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Water Paperback – October 9, 2012
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"Rebound" by Kwame Alexander
Don't miss best-selling author Kwame Alexander's "Rebound," a new companion novel to his Newbery Award-winner, "The Crossover,"" illustrated with striking graphic novel panels. Pre-order today
From the Inside Flap
Of Boy, of Girl, of Land, of children - Heather, Jen, Jack, John - of teachers, of Noah, of Tangleweeds, of zzzzzzzzzz, of people, of axe, of fathers, of mothers, of families, of rain, always the rain. J. A. Tyler's Water chokes us with these things and more. One thing becoming another, becoming another, and glimpses of how they came to be, where they are now, where they are headed; all of it with a language and rhythm that carries us along, ugly and surreal. Water envelops, nonstop, soaking.- xTx, author of Normally Special
From the Back Cover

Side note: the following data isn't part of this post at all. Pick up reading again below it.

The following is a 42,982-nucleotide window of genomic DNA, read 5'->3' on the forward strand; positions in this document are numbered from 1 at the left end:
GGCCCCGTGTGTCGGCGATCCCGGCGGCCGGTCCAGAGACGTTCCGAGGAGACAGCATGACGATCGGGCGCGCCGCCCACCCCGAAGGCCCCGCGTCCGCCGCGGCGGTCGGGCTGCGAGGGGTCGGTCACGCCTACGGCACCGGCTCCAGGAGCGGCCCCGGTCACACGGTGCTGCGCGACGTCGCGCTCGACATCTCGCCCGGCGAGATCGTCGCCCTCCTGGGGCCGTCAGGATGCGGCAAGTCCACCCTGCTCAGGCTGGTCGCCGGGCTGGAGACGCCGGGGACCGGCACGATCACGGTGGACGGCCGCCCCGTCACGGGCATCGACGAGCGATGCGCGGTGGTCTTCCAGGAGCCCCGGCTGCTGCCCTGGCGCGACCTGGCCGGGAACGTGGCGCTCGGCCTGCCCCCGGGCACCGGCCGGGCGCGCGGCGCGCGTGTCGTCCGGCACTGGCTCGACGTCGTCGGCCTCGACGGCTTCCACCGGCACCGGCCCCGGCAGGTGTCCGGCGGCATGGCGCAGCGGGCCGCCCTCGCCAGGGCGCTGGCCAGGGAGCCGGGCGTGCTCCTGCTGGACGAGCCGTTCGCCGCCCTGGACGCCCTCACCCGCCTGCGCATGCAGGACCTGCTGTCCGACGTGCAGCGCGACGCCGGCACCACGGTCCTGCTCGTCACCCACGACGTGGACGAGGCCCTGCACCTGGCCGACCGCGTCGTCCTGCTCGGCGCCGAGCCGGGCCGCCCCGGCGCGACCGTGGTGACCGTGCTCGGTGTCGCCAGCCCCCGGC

Like the Book of Genesis as filmed by Harmony Korine, J. A. Tyler's Water is a necropastoral in which 'return to nature' comes as a dark threat. There are no havens here, only a landscape at once dead and dazzling, at once before and after, at once post-nuclear and pre-historic, in which a constant electric hum both interrupts and links events with its neutral, fatal current. As Tyler manipulates a deliberately constrained vocabulary - Boy, Girl, Land, Ocean, Woods, Axe, Egg - a minutely configured and reconfigured universe comes into view in which bodies are conducting materials for violence and rain pours down as relentlessly and ambiguously as existence itself. Tyler pursues this vision with stamina and acuity: dead-on, a dead-eye. - Joyelle McSweeney, author of Percussion Grenade